Wiser waitress was first launched in 2009, after a broken leg, resulting from a hiking accident, suddenly forced a unplanned vacation from waiting tables. Thanks to a broken fibula, some free time , and a few friends ready to pitch in, the opportunity became available to write and reflect on a industry I had for so long relied on as my way of earning a living.
After a decade of waiting tables on the west coast, It was shocking to discover servers in the South West are only paid $2.13 an hour. Waiting Tables in San Francisco didn’t make me rich, but it did provide a living wage and kept me out of poverty. I could pay my rent and save some money. And I earned enough to pay all my taxes owed on tips with my base wage. The minimum wage for a dishwasher was the same minimum wage for a server.
But upon arriving into the waste land of $2.13 I discovered quickly the down side of the tip credit. Not only did I experience a dramatic drop in my income, I found that there were many employers abusing the tip credit. Not only were they taking the tip credit, thus allowing them to pay servers a small tiny wage of $2.13, they were also requiring these servers to share tips with back of the house employees, sometimes the whole staff. And unfortunately , these employers were not the exception as I found the practice to be widespread and prevelant. Nobody seemed to bother meeting the criteria for taking a tip credit and no one, including the wait staff often didn’t even know what that criteria was. Tired of seeing waitresses and waiters work in oblivion and employers taking advantage of their ignorance, I felt it was important to bone up on the rules of industry.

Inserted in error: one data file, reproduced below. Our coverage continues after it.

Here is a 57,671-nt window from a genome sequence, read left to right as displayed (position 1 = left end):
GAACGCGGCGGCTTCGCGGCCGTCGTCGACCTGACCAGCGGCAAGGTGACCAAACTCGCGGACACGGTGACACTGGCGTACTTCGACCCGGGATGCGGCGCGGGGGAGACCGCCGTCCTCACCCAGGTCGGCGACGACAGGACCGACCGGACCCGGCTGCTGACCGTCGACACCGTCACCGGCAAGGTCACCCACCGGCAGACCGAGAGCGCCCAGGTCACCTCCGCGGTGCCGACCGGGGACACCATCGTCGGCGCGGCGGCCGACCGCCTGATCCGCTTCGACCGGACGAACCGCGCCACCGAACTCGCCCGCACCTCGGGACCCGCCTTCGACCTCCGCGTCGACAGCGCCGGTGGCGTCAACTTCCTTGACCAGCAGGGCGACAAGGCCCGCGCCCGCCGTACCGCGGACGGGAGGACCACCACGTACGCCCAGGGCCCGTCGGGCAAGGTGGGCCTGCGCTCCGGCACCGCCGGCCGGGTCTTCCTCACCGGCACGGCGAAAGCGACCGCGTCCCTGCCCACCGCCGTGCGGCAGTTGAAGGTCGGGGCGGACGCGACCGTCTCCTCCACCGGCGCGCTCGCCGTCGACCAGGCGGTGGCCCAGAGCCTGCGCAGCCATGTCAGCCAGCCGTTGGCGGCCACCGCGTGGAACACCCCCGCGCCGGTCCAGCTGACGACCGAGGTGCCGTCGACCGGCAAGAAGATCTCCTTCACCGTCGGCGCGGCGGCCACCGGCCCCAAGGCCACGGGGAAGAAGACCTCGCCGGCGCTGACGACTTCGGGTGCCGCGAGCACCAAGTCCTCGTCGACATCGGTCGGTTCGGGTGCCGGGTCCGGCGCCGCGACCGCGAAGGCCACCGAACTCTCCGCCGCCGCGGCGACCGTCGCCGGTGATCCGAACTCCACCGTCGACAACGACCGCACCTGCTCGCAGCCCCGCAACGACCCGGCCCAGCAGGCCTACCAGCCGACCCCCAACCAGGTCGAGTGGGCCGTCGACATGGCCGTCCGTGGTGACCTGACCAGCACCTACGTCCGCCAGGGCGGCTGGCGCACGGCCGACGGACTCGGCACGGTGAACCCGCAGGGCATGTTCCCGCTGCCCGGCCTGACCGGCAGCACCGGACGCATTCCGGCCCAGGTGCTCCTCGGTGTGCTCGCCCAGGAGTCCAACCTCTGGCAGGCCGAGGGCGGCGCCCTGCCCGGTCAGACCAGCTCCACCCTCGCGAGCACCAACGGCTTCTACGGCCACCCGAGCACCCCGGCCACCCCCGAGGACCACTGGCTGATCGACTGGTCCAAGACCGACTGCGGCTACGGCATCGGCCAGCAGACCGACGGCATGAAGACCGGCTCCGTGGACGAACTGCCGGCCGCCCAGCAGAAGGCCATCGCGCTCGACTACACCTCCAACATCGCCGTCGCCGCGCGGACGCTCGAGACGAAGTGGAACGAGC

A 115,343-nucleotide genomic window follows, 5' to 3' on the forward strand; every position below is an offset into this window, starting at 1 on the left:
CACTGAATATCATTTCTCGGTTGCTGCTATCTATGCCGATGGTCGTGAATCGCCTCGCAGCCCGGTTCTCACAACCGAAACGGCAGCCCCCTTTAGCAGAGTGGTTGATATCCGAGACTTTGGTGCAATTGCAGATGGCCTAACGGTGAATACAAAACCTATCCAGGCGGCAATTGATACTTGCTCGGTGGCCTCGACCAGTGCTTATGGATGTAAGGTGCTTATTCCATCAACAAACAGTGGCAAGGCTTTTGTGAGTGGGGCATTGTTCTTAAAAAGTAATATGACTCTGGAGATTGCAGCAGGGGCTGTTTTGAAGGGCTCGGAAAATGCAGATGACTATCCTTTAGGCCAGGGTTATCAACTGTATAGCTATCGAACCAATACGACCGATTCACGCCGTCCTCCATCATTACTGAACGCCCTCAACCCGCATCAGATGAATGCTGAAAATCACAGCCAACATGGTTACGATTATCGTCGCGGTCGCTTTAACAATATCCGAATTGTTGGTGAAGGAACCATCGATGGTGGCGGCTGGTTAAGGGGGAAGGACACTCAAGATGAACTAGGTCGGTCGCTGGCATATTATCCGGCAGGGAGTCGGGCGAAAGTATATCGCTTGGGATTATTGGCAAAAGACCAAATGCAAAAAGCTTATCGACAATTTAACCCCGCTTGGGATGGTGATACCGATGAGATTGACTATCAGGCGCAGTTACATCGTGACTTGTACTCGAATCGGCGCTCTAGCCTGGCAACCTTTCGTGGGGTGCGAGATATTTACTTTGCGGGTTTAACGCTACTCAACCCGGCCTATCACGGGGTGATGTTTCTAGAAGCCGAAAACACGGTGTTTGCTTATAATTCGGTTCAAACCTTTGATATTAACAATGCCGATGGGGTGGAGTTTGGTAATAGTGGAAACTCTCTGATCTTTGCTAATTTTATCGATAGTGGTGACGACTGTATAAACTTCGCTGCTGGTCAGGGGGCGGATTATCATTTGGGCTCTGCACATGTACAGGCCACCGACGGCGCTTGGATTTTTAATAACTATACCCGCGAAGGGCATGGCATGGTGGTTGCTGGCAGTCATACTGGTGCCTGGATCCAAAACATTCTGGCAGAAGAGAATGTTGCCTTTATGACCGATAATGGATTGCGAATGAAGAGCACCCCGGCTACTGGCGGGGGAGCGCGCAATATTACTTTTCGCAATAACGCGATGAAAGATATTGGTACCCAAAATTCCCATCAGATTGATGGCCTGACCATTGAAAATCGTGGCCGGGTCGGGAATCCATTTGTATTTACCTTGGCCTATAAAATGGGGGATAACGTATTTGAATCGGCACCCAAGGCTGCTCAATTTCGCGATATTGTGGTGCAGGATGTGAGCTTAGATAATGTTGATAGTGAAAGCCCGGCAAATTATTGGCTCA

And so countless hours were farmed out to emails, phone calls, research and interviews. Friends donated their time by editing, cross-referencing or translating text in Spanish. Our goal is to provide answers, and attempt to clear up the widespread misconception, erroneous information about state and federal regulations among policy makers, public officials, restaurant workers, and employers. And the process is not easy. We encountered many state and federal workers who were also confused about the tip credit. Extracting public information from these various agencies requires patience and a tenacious spirit. But by raising questions, these public workers are forced to become more aware of the laws and policies themselves. And so it is believed that by pulling all this public policy information together, wiserwaitress can display a reference site not only for servers but everyone- diners, employers, public officials, teachers, and policy makers. Wiser waitress is in a nutshell, an attempt to put both the years of others experience as well as my own in the industry to some good use and hopefully inspire everyone to at least question the existing policies that affect the U.S. tipping system and the dining experiene in the U.S. today.
Special thanks to to everyone who participated in editing this website
Country folk restaurant advocates Rural Northern NM (picture above)
Gina Ferrer, Yesika Medina, Katherine James, Carol Crews, Mindy, Christina, Jimena, Brandt Milstein, Micheal Blaha and everyone who has contributed to the humble beginnings of this blog.